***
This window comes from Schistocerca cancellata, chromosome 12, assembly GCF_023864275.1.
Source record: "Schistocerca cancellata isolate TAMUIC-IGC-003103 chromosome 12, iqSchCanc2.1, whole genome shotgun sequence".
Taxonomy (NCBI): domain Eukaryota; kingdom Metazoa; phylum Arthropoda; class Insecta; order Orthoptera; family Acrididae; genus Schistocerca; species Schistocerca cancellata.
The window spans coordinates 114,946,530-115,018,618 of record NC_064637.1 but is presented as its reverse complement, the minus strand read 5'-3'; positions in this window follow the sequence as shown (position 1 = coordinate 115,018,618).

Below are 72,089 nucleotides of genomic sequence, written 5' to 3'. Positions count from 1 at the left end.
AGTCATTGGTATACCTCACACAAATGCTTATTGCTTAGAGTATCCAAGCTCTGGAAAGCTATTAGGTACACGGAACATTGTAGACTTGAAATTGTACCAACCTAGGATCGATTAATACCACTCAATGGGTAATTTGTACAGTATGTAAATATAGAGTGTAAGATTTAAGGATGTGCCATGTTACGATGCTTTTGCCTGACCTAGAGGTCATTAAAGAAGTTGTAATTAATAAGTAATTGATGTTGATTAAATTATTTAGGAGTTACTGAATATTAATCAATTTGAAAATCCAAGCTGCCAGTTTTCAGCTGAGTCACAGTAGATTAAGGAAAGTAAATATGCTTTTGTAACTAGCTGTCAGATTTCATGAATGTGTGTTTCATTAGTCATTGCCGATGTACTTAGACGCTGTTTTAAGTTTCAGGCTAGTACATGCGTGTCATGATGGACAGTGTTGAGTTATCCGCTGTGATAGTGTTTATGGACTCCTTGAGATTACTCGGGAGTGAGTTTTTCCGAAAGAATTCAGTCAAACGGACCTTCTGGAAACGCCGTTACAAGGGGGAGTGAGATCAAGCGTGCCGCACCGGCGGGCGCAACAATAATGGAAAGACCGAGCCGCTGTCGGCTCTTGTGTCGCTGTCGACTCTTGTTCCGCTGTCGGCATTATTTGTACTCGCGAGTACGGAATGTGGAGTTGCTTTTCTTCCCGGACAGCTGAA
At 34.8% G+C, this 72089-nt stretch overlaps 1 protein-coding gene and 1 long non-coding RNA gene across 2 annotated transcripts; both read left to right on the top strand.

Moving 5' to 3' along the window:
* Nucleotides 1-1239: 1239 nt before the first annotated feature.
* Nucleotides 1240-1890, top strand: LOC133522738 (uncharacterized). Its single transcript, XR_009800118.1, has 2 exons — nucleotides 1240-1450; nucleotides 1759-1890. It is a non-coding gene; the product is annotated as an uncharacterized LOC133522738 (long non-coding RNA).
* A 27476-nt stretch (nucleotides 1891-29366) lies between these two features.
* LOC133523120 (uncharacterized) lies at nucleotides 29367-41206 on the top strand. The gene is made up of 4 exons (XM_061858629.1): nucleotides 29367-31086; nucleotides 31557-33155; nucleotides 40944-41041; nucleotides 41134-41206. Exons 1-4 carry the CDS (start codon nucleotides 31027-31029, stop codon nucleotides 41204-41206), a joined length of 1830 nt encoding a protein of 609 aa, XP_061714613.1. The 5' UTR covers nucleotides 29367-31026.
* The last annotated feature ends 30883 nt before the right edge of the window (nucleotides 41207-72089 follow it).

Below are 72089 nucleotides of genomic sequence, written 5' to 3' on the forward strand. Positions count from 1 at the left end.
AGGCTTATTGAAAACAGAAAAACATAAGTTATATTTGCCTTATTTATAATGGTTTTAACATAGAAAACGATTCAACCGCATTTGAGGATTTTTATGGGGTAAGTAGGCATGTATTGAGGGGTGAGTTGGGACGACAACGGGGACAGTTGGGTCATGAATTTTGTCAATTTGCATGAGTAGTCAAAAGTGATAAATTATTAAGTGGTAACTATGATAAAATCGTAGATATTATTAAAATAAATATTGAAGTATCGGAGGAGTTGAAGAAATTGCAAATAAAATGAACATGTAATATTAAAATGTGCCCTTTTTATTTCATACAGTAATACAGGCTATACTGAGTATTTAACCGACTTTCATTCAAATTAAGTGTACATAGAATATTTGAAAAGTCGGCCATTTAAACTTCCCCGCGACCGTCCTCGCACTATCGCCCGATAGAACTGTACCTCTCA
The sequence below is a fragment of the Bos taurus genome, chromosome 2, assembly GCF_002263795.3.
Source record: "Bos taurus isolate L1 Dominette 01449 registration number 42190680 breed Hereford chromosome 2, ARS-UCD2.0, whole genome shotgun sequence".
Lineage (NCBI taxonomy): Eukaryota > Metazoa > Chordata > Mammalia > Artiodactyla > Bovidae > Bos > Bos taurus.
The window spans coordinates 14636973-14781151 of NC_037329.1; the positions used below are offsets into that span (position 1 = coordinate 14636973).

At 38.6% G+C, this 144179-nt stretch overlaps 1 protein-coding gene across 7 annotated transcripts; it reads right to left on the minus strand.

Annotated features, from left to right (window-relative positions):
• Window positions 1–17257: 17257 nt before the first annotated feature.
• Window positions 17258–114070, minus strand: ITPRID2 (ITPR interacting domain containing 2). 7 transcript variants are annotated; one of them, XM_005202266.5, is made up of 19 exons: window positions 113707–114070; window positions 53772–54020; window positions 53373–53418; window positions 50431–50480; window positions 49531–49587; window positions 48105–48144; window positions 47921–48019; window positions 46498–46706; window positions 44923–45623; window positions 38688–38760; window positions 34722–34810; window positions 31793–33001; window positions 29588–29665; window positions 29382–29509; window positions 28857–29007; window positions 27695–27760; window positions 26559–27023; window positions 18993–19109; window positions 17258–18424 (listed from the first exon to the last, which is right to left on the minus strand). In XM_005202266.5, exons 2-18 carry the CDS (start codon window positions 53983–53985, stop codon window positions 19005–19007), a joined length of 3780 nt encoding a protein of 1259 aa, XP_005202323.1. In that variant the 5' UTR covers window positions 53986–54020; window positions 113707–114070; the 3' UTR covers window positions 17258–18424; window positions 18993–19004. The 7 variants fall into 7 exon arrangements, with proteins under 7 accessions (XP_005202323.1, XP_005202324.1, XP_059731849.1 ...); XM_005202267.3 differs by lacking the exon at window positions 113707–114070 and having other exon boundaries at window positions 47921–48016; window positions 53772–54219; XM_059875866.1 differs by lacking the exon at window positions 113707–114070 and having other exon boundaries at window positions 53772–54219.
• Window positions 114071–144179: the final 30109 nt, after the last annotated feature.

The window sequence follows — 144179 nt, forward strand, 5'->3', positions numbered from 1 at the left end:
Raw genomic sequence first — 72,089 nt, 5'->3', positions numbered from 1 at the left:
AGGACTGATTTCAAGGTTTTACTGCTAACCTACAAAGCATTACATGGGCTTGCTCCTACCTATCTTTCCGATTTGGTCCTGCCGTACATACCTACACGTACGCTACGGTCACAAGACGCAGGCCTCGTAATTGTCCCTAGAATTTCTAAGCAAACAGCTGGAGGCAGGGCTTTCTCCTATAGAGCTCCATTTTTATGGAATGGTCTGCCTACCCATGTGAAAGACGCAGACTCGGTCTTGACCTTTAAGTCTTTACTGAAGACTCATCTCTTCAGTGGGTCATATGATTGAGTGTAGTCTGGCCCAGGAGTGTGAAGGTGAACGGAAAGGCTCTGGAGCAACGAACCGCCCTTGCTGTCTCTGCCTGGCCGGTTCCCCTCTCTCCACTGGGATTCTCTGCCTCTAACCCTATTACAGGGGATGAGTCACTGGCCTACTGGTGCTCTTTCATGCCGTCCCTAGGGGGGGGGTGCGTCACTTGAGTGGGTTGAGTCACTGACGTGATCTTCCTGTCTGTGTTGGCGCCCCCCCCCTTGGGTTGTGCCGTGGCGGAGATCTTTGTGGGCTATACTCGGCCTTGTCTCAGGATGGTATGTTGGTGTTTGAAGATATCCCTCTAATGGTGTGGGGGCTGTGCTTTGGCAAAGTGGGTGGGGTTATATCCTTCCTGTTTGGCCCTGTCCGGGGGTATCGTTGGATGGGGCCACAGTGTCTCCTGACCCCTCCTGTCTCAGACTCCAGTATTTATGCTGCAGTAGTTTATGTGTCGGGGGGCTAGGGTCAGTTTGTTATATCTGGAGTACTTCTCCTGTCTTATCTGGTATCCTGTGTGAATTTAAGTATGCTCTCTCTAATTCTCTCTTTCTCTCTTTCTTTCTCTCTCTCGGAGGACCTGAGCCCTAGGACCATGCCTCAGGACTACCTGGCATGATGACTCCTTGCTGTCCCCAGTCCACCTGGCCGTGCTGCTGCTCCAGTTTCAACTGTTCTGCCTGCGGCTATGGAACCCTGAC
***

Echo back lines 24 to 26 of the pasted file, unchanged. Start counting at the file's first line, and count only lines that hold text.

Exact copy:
• Window positions 114071–144179: the final 30109 nt, after the last annotated feature.

The window sequence follows — 144179 nt, forward strand, 5'->3', positions numbered from 1 at the left end:
Raw genomic sequence first — 72,089 nt, 5'->3', positions numbered from 1 at the left: